In this day and age, many modern brides scour the world wide web in search of the elusive "perfect wedding" - looking at everything from "10 things brides wish they did at their weddings" to "all you need for the perfect wedding planner book." Having recently been a bride myself I would like to share with you all my thoughts on having the perfect wedding. My day was blissful.
I hope you read that first paragraph in a cheesy 50's advertisers voice, I know that's how I wrote it. Reality is, there's no perfect formula for the perfect day. The fact that nothing majorly bad happened on my wedding day was a blessing, but it's usually the embarrassing catastrophes that become stories told to generations. The lack of embarrassing catastrophe was totally out of my control, and if something had happened, it would have been out of my control.
Want my advice on how to have the perfect wedding? Don't take it too seriously. If you're planning a wedding and you aren't having fun, ask yourself if what you're doing is really important. But so you don't feel totally lied to, I do have some tips on how to do that:
Remember what it's about: A wedding is about you (if you're a bride) and your husband. It's a celebration of your decision to make two lives one. The dress, the cake, the flowers and the reception are all extras. When things started to get crazy for me the week before the wedding, I would take a minute and remember that it was about me and him. If no one else was impressed that wasn't my problem.
Pick a second priority and base your planning decisions around it: This is a good way to decide on budget priorities and helped me stay on track emotionally as well. As decisions got more and more detailed (are these the flowers we want on the pews? We have to choose between periwinkle and tiffany blue!) I always had to go back to our priority number 2 - for us it was about people. I tried to make decisions based on the people in my life. To me it was more important that the pews were full of friends and family than that there were flowers placed on them, and whenever I noticed that the blue wasn't perfect I thought to myself, "Will it hurt anyone's feelings if the blue's don't match?" For us, the second priority was honouring the people in our lives, and knowing that reduced a lot of stress.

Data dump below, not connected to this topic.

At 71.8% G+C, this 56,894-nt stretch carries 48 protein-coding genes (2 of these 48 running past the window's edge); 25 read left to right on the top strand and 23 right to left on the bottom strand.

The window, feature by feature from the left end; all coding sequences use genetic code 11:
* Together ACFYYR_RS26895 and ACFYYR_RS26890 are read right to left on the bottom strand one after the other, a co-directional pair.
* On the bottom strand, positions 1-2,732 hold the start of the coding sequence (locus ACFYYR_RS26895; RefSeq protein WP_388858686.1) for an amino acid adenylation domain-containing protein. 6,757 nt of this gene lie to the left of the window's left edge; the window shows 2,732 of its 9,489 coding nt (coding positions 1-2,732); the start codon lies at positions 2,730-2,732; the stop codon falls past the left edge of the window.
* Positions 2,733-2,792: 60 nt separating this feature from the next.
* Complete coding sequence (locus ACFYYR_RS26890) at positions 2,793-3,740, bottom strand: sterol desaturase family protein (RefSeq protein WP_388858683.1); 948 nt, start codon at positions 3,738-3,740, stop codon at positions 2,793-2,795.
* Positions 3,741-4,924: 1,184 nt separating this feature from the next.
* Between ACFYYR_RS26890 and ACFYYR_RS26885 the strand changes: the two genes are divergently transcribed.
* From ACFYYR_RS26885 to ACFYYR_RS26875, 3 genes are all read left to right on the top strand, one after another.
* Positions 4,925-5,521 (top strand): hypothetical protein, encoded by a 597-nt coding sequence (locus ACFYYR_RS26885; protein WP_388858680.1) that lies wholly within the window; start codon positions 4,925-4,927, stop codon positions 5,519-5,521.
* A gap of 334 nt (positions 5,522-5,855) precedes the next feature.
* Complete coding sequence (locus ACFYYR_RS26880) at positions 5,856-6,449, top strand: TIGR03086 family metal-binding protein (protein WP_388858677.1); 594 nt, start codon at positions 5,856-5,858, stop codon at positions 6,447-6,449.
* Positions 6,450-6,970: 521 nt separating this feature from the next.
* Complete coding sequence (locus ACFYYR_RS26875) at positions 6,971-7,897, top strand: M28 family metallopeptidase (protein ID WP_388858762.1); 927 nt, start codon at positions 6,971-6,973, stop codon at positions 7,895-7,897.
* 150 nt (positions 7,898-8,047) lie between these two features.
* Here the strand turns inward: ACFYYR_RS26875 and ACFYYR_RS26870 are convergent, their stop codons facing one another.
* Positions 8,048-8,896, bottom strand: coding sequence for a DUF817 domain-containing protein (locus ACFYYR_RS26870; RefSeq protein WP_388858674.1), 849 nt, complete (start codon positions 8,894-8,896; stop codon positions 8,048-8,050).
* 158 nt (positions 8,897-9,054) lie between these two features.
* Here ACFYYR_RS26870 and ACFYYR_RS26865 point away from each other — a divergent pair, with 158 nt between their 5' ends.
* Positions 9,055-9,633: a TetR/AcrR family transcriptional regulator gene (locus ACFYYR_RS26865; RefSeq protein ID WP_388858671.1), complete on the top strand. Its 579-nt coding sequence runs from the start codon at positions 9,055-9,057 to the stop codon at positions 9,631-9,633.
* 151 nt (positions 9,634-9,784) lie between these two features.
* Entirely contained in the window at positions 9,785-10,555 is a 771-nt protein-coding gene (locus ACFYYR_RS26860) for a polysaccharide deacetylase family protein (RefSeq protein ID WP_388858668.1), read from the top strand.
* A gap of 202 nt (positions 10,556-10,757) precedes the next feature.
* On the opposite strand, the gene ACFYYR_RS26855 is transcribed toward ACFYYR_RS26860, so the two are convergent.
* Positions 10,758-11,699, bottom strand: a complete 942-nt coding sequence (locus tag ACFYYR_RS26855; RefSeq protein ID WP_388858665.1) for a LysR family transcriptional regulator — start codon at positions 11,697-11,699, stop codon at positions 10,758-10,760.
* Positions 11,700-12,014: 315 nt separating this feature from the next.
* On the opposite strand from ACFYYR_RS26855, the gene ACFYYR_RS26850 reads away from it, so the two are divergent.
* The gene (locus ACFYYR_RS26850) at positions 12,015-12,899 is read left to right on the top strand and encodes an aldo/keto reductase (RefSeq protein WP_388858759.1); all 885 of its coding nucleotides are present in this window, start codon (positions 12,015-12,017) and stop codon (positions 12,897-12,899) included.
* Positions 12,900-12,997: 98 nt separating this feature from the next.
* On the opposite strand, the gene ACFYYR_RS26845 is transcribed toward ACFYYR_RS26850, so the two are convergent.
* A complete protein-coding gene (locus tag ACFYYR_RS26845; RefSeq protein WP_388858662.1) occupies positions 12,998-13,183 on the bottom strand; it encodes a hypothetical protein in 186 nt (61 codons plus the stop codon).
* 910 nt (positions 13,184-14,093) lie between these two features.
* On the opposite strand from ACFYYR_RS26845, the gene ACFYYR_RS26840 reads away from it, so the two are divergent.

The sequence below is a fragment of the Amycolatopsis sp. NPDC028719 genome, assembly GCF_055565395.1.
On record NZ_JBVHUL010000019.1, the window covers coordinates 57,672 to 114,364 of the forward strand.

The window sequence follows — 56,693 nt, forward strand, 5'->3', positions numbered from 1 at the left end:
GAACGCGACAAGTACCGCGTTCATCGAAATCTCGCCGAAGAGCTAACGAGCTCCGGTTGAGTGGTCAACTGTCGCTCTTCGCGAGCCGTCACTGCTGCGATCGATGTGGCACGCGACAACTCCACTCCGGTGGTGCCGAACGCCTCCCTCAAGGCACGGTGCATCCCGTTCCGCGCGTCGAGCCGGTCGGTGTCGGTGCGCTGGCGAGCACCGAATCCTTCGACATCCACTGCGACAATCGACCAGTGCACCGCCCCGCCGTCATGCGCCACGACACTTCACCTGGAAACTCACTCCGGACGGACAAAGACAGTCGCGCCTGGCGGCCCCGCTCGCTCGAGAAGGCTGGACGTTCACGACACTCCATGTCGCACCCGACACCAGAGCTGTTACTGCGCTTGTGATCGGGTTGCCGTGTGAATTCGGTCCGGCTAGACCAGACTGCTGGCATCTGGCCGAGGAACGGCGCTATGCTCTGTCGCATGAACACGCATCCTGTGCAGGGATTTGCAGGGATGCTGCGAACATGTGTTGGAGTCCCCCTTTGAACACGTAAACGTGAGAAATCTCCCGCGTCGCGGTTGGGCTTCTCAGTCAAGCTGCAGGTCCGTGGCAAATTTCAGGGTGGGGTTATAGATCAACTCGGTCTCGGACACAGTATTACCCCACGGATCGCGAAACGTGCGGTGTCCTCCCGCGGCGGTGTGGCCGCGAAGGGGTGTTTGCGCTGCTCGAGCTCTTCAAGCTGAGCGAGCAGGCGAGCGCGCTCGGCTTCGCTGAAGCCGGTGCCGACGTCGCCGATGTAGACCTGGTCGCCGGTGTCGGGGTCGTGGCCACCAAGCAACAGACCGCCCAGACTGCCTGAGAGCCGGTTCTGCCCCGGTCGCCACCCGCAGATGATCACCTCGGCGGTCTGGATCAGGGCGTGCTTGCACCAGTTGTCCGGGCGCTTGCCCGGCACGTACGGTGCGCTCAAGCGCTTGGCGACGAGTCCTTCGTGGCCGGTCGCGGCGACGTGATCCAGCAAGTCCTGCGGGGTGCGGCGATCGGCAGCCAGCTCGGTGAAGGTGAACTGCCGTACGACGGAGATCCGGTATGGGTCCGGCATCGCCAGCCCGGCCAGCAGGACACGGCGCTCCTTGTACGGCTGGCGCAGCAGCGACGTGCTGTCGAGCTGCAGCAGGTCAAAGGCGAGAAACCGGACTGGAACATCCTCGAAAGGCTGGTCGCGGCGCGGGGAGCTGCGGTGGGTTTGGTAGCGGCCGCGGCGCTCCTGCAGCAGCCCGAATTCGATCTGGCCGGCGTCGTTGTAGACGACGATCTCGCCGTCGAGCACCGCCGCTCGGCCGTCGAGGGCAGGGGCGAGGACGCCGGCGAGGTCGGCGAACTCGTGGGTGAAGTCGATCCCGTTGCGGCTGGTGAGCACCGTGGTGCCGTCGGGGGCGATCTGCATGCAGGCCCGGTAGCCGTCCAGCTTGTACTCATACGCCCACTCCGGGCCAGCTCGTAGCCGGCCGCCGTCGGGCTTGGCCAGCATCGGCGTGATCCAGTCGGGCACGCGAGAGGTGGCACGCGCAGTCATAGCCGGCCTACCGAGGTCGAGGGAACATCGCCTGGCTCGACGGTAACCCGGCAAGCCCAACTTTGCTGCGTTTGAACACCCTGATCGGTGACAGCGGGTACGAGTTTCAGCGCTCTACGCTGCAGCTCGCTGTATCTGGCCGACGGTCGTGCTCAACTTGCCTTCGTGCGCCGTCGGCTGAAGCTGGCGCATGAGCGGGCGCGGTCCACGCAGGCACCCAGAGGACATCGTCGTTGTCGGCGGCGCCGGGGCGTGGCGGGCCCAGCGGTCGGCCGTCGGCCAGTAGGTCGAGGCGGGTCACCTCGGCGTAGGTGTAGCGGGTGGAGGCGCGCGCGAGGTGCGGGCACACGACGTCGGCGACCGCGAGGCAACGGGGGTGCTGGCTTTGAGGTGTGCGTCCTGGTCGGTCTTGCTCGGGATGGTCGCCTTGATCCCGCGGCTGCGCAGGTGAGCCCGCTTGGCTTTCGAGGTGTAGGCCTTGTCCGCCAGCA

It will not kill you to go without: Can't decide on wedding favours? Go without. Don't have the perfect backdrop for your head table? Go without. Can't afford an open bar? Go without! If you cannot afford to have a lavish wedding and it's stressing you out, just don't! Have a potluck wedding in a community hall if that's all you want or can afford. Wedding etiquette is often marketing, because weddings are big business. If all the extras are overwhelming, don't do them! I had some people helping with my wedding that ended up doing a bunch of things I had decided to go without anyway. Maybe you will too!
Don't be afraid to let go of your vision: To make room for something better! I had so many people in my life, all of whom had successfully gotten married, who were giving me advice and offering their help - even as far as cutting down trees and harvesting pussy willow branches so we could make a magical scene to say our "I do's," and their input was a blessing for sure. Some things required a firm "no," but overall, allowing others into my "vision" made my day so much better as they thought of things I couldn't think of and they did things I hadn't really thought of doing.
Attitude? Gratitude! It may sound cheesy, but seriously - bridezilla is a stereotype for a reason. Weddings can be really stressful for a bride - everyone puts her wants and whims first and sometimes it's a lot of pressure to have the final say. I have to admit, the most stressed I got in the process was when everyone wanted my opinion on EVERYTHING but weren't actually listening to it (we all survived). But in the end, on the day, it was beautiful and I could not have had such a great wedding if it hadn't been for all those people and voices that had been stressing me out before. So say thank you, and smile. Remember that they're only trying to help and extend as much grace as you can.
So what if the day isn't "exactly what you always wanted" movies and pinterest are highly edited. Be thankful that you get to marry the man of your dreams and for all the help (even misguided) that you received, and remember to have fun! Weddings are fun, and if you're having fun your guests will enjoy laughing at you - good times make good weddings.
Have any more advice for modern brides? Comment!